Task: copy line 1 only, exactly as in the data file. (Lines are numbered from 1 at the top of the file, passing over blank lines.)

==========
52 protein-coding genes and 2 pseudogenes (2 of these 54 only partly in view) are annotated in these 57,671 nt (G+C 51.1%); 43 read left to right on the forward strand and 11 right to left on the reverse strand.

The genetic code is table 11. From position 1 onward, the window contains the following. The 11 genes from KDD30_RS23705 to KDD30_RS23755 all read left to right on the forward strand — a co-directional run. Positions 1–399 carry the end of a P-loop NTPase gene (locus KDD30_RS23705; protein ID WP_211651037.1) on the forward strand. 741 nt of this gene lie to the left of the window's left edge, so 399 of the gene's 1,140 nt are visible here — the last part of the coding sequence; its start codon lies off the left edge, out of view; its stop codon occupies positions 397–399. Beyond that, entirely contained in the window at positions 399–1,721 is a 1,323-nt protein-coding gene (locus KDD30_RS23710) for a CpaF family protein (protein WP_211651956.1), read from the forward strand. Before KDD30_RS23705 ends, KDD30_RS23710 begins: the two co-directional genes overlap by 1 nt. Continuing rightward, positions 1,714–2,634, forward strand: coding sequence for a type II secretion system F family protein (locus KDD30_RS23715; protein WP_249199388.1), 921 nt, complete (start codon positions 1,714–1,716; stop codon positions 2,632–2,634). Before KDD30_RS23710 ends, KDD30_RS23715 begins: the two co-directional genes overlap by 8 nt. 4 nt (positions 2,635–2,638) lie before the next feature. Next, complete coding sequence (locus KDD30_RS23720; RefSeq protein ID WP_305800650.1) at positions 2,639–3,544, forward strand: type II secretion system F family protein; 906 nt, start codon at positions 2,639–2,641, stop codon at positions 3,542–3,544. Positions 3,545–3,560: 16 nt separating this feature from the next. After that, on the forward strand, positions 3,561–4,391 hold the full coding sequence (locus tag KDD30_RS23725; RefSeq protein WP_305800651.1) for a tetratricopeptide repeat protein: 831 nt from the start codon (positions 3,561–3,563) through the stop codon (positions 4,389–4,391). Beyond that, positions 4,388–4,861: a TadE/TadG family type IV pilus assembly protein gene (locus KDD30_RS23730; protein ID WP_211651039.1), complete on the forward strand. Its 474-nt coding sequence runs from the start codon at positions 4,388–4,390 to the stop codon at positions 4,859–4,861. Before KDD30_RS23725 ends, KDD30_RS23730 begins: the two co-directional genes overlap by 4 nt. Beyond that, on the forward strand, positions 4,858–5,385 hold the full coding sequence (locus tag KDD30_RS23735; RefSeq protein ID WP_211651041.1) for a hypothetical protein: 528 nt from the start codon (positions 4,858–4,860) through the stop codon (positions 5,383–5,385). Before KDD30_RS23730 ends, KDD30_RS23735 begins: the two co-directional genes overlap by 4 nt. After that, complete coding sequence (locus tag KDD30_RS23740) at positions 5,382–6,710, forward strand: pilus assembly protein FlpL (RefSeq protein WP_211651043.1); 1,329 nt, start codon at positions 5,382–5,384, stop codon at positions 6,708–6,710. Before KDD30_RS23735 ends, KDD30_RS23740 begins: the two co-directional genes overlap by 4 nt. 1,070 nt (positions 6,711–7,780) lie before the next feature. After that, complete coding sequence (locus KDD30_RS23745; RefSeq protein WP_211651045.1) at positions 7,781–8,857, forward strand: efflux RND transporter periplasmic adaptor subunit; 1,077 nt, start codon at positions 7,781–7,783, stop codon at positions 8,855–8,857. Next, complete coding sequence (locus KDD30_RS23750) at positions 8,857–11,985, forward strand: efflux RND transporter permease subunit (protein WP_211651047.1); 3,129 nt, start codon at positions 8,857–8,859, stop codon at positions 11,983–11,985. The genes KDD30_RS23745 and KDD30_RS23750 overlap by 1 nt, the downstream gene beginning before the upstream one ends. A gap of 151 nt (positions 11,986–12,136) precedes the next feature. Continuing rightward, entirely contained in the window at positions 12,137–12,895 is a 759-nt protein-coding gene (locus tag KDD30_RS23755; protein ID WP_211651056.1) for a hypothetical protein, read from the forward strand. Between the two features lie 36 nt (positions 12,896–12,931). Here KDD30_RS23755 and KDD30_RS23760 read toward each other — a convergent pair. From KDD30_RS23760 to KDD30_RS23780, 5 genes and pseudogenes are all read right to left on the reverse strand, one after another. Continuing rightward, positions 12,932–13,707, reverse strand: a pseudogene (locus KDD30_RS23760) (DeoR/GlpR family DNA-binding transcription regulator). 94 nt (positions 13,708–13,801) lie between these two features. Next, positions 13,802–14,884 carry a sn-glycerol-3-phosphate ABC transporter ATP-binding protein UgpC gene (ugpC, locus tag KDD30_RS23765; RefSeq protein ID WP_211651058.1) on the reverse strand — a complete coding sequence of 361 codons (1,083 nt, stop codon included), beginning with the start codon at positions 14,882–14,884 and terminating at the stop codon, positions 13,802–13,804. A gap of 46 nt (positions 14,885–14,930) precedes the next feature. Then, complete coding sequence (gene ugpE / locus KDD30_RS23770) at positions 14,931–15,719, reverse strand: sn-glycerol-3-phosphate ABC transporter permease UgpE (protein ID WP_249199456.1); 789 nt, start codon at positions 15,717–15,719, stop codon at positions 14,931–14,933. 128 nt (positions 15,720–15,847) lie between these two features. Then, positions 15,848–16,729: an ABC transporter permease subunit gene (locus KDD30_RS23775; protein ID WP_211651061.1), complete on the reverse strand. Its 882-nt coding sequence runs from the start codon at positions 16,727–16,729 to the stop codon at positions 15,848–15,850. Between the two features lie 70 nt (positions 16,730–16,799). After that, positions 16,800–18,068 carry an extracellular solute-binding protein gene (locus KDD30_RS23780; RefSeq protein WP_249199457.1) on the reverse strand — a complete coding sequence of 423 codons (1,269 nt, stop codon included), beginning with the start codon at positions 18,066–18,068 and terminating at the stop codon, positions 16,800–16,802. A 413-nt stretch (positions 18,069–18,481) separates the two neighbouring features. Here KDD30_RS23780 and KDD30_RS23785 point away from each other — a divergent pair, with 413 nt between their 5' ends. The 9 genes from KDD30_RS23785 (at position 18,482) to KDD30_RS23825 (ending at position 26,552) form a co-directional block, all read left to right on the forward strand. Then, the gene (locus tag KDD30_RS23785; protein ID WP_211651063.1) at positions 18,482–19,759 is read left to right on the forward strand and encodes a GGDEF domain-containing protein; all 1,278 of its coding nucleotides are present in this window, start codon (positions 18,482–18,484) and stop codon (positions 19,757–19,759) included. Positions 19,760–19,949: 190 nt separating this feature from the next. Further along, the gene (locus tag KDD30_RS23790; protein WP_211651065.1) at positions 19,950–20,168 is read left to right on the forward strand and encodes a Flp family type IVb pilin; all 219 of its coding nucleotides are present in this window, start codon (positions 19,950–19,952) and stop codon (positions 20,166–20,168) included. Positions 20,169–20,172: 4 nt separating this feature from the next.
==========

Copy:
52 protein-coding genes and 2 pseudogenes (2 of these 54 only partly in view) are annotated in these 57,671 nt (G+C 51.1%); 43 read left to right on the forward strand and 11 right to left on the reverse strand.